Hermann Adrigan, sales director at Starlinger & Co

Hermann Adrigan explains the advantages of FIBCs made from PET tape fabric and highlights the main growth markets for the company

Could you provide us with a short overview of Starlinger and its areas of operation?

Starlinger has been in the mechanical engineering industry since 1835 and has been supplying sack production machinery and turnkey plants worldwide for over 45 years. Our machine portfolio includes extrusion lines for a wide range of special tapes and monofilament yarns, circular looms that cover almost all fabric types from leno fabric to heavy duty fabric for FIBCs, extrusion coating lines, printing lines, semi- and fully-automated conversion lines – everything that is needed to produce woven packaging from plastic tapes.Starlinger_Hermann Adrigan

Starlinger is also a global player in plastics recycling and refining. We supply machinery for the recovery of various types of thermoplastic waste and for food-grade recycling of PET beverage bottles, as well as technology for IV increase and decontamination of post-consumer recycled food grade PET and HDPE flakes and pellets.

Bulk Distributor covered your launch of an FIBC made of PET tape fabric at Interpack 2015. What advantages does this type of bag offer and how has it been received in the market?

Compared to existing FIBCs made of polypropylene tape fabric, PET FIBCs have superior dimensional stability because of their higher rigidity, excellent creep resistance, and low thermal shrinkage. This means they maintain shape and circumference even during long storage periods and in hot conditions. Also, their excellent surface resistibility avoids damage through abrasion, which is an issue during transportation, especially on the road. The use of PET FIBCs could help to avoid breakage and product loss due to damaged FIBCs, and increase the lifecycle and the rate of re-usage of multi-use FIBCs. It minimises not only the breakage rate, but also helps to reduce packaging costs as well as the carbon footprint of an FIBC.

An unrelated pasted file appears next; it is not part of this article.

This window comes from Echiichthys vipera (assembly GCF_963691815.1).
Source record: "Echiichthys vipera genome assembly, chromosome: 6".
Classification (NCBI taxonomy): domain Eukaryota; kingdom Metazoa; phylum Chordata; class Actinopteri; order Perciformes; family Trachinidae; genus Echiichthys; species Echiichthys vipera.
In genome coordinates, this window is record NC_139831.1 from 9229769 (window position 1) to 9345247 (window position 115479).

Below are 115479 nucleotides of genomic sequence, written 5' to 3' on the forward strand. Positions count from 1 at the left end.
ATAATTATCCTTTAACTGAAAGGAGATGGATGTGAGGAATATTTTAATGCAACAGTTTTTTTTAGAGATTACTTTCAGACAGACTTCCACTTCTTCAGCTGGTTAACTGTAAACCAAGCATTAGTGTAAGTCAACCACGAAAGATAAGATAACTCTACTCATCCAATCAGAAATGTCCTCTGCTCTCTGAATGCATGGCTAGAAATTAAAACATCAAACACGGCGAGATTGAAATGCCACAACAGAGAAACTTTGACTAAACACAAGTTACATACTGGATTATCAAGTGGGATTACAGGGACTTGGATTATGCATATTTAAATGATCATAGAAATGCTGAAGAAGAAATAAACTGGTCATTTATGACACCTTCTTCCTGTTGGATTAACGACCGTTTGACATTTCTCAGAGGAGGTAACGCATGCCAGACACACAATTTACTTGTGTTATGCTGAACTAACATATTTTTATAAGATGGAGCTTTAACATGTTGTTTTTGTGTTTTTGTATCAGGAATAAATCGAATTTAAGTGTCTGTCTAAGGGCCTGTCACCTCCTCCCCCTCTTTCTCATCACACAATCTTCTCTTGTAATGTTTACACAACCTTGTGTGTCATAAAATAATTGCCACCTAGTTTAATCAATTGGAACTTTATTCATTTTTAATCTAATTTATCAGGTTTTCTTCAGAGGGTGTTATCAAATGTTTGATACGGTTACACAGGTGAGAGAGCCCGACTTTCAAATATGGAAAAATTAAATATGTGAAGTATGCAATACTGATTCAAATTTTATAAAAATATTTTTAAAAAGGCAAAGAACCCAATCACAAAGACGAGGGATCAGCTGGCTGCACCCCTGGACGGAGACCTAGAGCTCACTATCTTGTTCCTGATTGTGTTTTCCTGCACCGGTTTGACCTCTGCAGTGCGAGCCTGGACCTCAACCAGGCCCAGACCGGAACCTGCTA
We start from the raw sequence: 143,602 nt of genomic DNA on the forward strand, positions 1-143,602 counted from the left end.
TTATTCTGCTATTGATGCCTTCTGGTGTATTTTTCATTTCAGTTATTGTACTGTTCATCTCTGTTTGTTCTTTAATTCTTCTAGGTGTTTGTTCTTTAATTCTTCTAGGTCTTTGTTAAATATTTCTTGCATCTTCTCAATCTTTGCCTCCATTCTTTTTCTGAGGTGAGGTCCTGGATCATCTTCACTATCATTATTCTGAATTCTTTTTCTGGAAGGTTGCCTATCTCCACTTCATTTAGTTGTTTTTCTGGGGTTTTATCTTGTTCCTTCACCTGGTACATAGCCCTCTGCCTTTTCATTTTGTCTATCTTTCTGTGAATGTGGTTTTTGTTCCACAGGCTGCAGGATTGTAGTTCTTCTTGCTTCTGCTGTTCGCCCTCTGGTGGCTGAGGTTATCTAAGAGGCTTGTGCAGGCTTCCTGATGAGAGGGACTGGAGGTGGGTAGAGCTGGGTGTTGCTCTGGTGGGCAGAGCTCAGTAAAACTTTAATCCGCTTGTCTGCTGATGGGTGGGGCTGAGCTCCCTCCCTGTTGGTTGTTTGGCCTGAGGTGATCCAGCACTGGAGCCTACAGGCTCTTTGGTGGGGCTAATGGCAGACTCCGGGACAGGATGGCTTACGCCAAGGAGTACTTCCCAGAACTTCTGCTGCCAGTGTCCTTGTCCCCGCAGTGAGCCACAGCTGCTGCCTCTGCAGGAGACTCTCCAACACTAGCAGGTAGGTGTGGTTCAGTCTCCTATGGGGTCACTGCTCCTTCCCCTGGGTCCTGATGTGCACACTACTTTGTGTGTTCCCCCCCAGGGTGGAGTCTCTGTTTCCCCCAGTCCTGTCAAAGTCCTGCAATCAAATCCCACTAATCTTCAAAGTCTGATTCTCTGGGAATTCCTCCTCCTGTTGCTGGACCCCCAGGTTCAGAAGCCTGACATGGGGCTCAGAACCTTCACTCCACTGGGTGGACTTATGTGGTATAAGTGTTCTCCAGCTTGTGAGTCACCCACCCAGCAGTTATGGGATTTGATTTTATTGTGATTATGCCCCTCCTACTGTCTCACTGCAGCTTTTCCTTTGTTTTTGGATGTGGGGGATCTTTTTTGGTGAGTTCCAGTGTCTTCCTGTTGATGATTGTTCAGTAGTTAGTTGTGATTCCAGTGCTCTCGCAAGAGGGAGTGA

As with all things new, the PET FIBCs are generating great interest in the market, and we are presently conducting tests with customers for various possible applications. The main assets of PET FIBCs are the specific advantages they have compared to FIBCs made of polypropylene. For example, they are perfect for storing and transporting polymers and powders with high flowability, such as expandable polystyrene beads or polymer chips with slip additives. In this and other areas PET FIBCs will replace PP FIBCs because of their special material characteristics. PET FIBCs are also a cost-cutting alternative to expensive packaging such as cardboard octabins.

We are seeing strong growth in terms of FIBC production equipment in China, India, South America and Russia

What other innovations has Starlinger introduced recently for FIBCs/big bags?